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One of my clients is a successful retail outlet for hardware who are strictly phone/internet based. They have no showroom or cash registers, and all their orders come either from calls or their web site, which is currently just a few hundred html pages and a little bit of php. Currently all the filing and orders are done by hand, and it's time to install a system to do the grunt work. At the same time we're looking to upgrade the web store to something data driven, like OSCommerce.
I've done quite a bit of research on traditional point of sale software for other clients, and have found that most software seems to fall into 3 categories:
1. Web store software that handles orders just fine, but doesn't offer things like stock reorder points or manual orders real well.
2. Traditional POS software that is designed for cash registers, vendor/inventory tracking, etc but doesn't have a way to integrate with a web store.
3. POS packages that have a small/cheesy/tacked-on e-commerce module that is designed for people who are brick and mortar and want to sell a few items online.
What we'd really like to find is some package that combines both functions without having to get 2 distinct systems and then grafting them together. I'm pretty familiar with php and OSCommerce, but I'm not married to it. We'd be willing to spend a good chunk of cash for a system that's really worth it.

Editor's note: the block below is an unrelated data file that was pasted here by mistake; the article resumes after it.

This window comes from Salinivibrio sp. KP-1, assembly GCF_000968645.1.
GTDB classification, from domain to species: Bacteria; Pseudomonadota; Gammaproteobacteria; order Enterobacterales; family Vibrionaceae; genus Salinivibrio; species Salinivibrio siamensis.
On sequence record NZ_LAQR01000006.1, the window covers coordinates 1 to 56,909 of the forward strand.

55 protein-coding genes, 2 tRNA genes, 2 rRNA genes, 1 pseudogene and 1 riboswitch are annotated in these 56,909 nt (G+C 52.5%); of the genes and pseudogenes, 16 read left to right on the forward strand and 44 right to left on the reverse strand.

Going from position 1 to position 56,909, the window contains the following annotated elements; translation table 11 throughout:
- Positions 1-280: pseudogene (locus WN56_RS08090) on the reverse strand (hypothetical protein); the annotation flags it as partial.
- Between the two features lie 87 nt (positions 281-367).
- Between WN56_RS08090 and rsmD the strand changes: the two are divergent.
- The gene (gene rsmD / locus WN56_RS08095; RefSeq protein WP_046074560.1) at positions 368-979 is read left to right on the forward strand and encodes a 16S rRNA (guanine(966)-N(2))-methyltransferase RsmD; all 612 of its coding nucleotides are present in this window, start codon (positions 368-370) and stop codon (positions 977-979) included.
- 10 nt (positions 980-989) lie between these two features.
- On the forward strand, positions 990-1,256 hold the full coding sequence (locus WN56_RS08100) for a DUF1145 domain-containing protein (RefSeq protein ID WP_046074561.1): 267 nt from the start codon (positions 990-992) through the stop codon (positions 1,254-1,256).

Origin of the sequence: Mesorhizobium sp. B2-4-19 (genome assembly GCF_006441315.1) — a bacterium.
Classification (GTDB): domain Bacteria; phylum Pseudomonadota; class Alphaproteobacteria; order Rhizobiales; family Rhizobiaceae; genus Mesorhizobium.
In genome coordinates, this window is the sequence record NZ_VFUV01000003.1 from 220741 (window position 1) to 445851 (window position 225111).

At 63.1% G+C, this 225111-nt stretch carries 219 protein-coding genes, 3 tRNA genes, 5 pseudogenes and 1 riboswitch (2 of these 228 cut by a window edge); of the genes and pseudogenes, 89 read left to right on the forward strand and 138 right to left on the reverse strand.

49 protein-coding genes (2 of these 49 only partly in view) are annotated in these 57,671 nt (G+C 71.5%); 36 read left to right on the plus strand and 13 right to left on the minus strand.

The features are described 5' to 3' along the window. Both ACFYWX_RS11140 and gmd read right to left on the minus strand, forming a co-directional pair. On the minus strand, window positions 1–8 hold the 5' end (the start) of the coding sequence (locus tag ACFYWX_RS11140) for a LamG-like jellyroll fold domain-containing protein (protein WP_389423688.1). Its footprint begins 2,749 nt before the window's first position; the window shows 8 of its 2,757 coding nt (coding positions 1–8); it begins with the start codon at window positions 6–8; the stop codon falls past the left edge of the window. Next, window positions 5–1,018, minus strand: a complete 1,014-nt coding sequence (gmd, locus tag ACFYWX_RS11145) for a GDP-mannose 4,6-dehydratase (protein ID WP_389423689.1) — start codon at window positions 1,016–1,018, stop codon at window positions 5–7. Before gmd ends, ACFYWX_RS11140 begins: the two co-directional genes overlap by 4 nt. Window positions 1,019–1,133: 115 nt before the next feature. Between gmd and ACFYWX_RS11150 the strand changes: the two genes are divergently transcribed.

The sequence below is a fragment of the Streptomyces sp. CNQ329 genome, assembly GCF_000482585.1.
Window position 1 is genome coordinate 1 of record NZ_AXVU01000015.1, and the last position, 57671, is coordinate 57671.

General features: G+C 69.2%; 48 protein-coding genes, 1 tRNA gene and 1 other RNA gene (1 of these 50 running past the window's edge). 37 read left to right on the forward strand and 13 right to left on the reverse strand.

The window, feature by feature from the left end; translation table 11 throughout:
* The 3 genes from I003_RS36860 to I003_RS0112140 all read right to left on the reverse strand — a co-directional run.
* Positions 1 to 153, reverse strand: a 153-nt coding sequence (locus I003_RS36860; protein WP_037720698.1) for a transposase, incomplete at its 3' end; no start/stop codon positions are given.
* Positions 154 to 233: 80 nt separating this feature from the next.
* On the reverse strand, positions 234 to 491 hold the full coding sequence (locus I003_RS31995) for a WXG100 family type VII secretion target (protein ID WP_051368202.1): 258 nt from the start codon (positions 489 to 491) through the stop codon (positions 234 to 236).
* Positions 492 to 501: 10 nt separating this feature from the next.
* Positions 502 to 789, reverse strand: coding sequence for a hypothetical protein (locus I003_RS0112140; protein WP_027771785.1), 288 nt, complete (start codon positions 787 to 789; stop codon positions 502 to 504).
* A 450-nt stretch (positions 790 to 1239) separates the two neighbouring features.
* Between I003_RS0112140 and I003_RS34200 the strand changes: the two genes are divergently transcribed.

I'm sure there are lots of people here who run online-only businesses... what do you use?
I coded the web application in Java, so there's a bit of work to get it on the desktop (with the advantage though that it is cross-platform). Some of the recent GUI librairies use native system widgets, so look nice too.
Having spent some time thinking about it, I much prefer different applications synchronizing with a back-office inventory database, whether POS, mail-order or web. One monolithic application will be far too unwieldy, and like you I haven't seen anyone so far pull-off integrated software that didn't seem cheesy.
If you go with a monolithic solution, trying to extricate yourself will also be very difficult.
A storefront (makes sales via web page. reports orders to database. reports changes in inventory to database.)
A Database (holds all data. duh.)
A managment tool (views changes to database by storefront, sets up promotions, checks inventory levels, prints invoices, etc.)
Expect the managment tool to be far larger in complexity than the store front cataloge, shopping cart, etc.
might not be the best explanation, but try to think of them as three seperate items. the core being the database. once you have a well designed database, you can do anything with it.
Maybe in a few years the big POS developers will catch up.